Granted many band players pay monthly contributions and do fund-raising activities throughout the year, but that has always been the case and that will be a necessary part of their organisation’s survival, but we (as a movement) are on a very slippery slope if we think that £3.00-4.00 per person is an excessive amount to invest in our primary hobby.
To clarify and give the blog some perspective, I have been involved in brass banding since the age of 7 and have done my share at all levels, paying weekly contributions, missing out on paid work to go to rehearsals and contests, done my hours tidying up the bandroom, cleaning toilets and sorting out the library as well as playing Christmas Carols on a freezing cold December night. No, I don’t want a medal or a pat on the back, but just that you realise I’ve been there and done it and not preaching from an ivory tower, about something I have no experience of.
Do you agree or am I missing the point? Send me your thoughts in the comments section below.
It’s curious how certain occasions can throw up the most amazing coincidences, without anyone trying or even most people realising what has taken place. Some call it serendipity and others would say that a “higher-being” was working their “magic”, but whatever your thoughts, I hope you find this little anecdote an interesting read.
As many of my regular blog readers will know, I’m a member of the Regimental Band of The Royal Welsh and for part of our Annual Camp this year, we were honoured to be invited to attend the 100th Anniversary Commemoration Service of the Battle of Passchendaele, held at the Welsh Memorial in the small village of Langemarck in Belgium.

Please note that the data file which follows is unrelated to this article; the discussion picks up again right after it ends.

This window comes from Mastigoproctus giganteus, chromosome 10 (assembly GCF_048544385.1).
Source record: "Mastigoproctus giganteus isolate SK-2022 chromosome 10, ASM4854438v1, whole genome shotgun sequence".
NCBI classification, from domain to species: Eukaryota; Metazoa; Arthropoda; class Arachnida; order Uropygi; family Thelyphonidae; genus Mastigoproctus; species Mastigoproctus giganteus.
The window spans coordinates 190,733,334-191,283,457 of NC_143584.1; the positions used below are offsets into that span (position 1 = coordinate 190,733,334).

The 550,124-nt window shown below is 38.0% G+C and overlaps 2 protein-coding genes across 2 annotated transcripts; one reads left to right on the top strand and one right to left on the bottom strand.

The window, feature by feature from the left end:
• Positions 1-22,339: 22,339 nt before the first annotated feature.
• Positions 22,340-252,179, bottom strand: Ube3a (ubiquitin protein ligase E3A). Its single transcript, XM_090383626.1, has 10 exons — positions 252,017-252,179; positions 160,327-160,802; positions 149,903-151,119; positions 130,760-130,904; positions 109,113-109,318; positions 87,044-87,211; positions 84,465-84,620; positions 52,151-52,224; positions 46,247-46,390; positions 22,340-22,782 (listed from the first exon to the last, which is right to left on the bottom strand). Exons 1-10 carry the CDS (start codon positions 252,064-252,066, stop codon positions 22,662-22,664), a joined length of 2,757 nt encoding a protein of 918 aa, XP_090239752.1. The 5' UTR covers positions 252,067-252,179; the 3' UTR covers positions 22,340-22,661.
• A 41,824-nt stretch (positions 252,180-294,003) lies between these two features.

The guests of honour included His Royal Highness The Prince of Wales, First Minister of Wales Carwyn Jones, Belgian and Flanders politicians, high-profile Military representatives, plus members of the Armed Forces, Comrades and Veterans Associations and over a thousand members of the public, who had made the journey, many to honour fallen relatives.
Running in parallel with this Commemoration was the unveiling of a memorial stone to the Welsh language poet Private Ellis Humphrey Evans, better known as Hedd Wyn. He served with the Royal Welsh Fusiliers and was killed in action on the 31st of July 1917 at the Battle of Pilckem Ridge. Prior to leaving home for action on the Front, Hedd Wyn had submitted a poem (under the pseudonym of “Fleur de Lis”) to the Chair Competition at the National Eisteddfod held that year in Birkenhead.
When it was announced at the Chairing Ceremony that Hedd Wyn was the winning poet, but that he was not present to be acknowledged and honoured due to being killed in action, the Chair (ironically designed by a Belgian!) was draped in black cloth and was dubbed as “Cadair Ddu Penbedw” or “The Black Chair of Birkenhead”.
Despite his absence, the winning Bard was accorded the full honours and adulation that the winner is normally given, with tributes offered in verse, song and dance.
Now to the coincidence of my visit with the Band. The winning Bard is honoured with a rendition of the song “Rhyfelgyrch Capten Morgan” or “Captain Morgan’s March” (sometimes known as “Men of Glamorgan”), sung by a member of The Gorsedd or Assembly of Druids. It just so happened, that the March (“The Welshman”) that the Regimental Band played, to lead the procession to the Monument that day, contained an excerpt of that very same tune!
As a young lad, I “cut my musical teeth” competing in numerous eisteddfodau all over Wales and whilst attending, heard this song performed on many, many occasions. Marching past the Hedd Wyn Memorial playing this tune, the connection and meaning was quite powerful to say the least!
Hedd Wyn never got to hear that musical tribute in his honour back in 1917, but 100 years later, in a small village in Belgium, he was afforded that recognition and one hopes that he would have approved that we, as his own compatriots were the ones to deliver it!